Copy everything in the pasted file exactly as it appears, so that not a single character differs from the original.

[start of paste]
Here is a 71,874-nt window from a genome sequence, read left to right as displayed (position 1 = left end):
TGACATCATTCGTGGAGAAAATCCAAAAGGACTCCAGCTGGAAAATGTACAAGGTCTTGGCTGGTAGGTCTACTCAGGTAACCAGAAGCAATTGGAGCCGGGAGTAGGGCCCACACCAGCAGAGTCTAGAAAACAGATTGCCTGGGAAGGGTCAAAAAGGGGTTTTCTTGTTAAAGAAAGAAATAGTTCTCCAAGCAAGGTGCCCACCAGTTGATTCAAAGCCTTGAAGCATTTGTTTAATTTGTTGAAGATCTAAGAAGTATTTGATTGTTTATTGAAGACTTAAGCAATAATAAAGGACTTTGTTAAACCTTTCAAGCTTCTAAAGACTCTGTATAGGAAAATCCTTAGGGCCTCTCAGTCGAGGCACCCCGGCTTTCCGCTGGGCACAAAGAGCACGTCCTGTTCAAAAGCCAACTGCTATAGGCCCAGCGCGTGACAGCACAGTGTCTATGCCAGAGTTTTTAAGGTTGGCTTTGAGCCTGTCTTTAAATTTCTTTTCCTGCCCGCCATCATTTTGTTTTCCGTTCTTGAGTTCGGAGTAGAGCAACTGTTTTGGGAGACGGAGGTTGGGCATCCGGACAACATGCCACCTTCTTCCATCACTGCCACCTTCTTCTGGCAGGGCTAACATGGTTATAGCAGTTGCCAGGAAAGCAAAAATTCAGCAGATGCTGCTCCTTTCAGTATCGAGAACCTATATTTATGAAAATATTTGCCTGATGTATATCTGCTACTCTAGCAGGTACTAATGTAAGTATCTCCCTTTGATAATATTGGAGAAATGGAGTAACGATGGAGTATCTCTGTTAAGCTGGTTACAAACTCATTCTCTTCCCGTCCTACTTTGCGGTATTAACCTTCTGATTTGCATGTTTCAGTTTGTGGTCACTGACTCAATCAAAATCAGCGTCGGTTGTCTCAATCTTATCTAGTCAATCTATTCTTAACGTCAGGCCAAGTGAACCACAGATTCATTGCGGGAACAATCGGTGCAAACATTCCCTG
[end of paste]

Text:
Here is a 71,874-nt window from a genome sequence, read left to right as displayed (position 1 = left end):
TGACATCATTCGTGGAGAAAATCCAAAAGGACTCCAGCTGGAAAATGTACAAGGTCTTGGCTGGTAGGTCTACTCAGGTAACCAGAAGCAATTGGAGCCGGGAGTAGGGCCCACACCAGCAGAGTCTAGAAAACAGATTGCCTGGGAAGGGTCAAAAAGGGGTTTTCTTGTTAAAGAAAGAAATAGTTCTCCAAGCAAGGTGCCCACCAGTTGATTCAAAGCCTTGAAGCATTTGTTTAATTTGTTGAAGATCTAAGAAGTATTTGATTGTTTATTGAAGACTTAAGCAATAATAAAGGACTTTGTTAAACCTTTCAAGCTTCTAAAGACTCTGTATAGGAAAATCCTTAGGGCCTCTCAGTCGAGGCACCCCGGCTTTCCGCTGGGCACAAAGAGCACGTCCTGTTCAAAAGCCAACTGCTATAGGCCCAGCGCGTGACAGCACAGTGTCTATGCCAGAGTTTTTAAGGTTGGCTTTGAGCCTGTCTTTAAATTTCTTTTCCTGCCCGCCATCATTTTGTTTTCCGTTCTTGAGTTCGGAGTAGAGCAACTGTTTTGGGAGACGGAGGTTGGGCATCCGGACAACATGCCACCTTCTTCCATCACTGCCACCTTCTTCTGGCAGGGCTAACATGGTTATAGCAGTTGCCAGGAAAGCAAAAATTCAGCAGATGCTGCTCCTTTCAGTATCGAGAACCTATATTTATGAAAATATTTGCCTGATGTATATCTGCTACTCTAGCAGGTACTAATGTAAGTATCTCCCTTTGATAATATTGGAGAAATGGAGTAACGATGGAGTATCTCTGTTAAGCTGGTTACAAACTCATTCTCTTCCCGTCCTACTTTGCGGTATTAACCTTCTGATTTGCATGTTTCAGTTTGTGGTCACTGACTCAATCAAAATCAGCGTCGGTTGTCTCAATCTTATCTAGTCAATCTATTCTTAACGTCAGGCCAAGTGAACCACAGATTCATTGCGGGAACAATCGGTGCAAACATTCCCTG